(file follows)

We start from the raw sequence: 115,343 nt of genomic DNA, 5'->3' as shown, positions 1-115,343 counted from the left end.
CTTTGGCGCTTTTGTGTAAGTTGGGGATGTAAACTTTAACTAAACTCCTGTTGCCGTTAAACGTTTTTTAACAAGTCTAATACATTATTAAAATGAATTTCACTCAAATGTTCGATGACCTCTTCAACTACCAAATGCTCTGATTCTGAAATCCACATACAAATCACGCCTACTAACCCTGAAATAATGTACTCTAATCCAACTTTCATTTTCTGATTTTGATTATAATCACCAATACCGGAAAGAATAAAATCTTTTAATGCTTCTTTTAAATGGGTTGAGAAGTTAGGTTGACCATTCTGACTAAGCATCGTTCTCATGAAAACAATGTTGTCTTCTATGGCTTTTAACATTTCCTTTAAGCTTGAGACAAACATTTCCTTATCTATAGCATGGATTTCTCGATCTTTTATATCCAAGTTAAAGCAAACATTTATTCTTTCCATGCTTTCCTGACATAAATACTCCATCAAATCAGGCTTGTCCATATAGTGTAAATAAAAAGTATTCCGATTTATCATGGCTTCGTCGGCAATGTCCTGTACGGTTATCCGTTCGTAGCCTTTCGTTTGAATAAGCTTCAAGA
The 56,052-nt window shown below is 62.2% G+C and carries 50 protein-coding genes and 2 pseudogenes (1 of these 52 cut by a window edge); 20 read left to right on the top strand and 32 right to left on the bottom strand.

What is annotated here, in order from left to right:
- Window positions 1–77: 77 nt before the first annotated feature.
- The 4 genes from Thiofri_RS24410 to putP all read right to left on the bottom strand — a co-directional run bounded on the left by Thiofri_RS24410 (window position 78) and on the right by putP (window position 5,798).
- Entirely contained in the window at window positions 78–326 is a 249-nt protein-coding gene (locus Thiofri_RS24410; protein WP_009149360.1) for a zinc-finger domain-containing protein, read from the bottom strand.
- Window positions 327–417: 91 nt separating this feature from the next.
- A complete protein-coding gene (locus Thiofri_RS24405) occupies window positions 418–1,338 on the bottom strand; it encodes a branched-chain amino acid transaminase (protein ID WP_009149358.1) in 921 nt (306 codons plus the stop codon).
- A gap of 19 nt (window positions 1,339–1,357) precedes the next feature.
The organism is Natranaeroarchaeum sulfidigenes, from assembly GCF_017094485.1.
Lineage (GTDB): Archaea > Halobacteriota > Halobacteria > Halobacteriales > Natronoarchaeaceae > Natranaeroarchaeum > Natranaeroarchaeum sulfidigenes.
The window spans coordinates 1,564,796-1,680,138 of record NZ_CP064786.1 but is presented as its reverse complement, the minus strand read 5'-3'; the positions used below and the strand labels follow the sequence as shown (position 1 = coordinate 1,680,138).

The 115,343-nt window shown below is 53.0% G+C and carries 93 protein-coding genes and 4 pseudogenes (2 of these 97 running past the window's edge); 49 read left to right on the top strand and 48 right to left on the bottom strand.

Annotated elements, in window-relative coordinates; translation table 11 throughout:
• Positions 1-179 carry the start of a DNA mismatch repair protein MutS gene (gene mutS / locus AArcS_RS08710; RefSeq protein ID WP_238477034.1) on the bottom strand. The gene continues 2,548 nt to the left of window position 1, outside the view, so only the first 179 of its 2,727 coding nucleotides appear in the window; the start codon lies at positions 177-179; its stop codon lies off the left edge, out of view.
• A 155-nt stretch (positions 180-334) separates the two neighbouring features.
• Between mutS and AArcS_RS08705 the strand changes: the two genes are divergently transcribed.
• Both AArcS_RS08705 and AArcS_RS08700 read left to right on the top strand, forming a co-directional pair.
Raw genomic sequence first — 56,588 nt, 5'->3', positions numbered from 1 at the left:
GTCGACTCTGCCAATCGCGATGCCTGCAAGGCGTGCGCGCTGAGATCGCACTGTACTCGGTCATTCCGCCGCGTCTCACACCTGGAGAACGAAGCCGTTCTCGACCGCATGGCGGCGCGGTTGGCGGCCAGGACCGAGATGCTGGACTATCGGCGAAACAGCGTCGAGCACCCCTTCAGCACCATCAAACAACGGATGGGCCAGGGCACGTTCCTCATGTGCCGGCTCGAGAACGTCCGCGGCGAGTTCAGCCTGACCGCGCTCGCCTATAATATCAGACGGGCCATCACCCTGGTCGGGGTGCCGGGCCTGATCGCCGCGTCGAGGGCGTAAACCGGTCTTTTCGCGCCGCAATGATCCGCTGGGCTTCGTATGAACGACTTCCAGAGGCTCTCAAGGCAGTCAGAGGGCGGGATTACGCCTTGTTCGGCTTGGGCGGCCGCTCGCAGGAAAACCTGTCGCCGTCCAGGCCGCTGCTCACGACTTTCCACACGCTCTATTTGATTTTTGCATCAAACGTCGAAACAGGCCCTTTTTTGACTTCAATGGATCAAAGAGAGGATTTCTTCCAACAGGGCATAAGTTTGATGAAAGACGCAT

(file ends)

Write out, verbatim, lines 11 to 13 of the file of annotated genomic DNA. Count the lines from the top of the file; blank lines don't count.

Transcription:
The organism is Natranaeroarchaeum sulfidigenes, from assembly GCF_017094485.1.
Lineage (GTDB): Archaea > Halobacteriota > Halobacteria > Halobacteriales > Natronoarchaeaceae > Natranaeroarchaeum > Natranaeroarchaeum sulfidigenes.
The window spans coordinates 1,564,796-1,680,138 of record NZ_CP064786.1 but is presented as its reverse complement, the minus strand read 5'-3'; the positions used below and the strand labels follow the sequence as shown (position 1 = coordinate 1,680,138).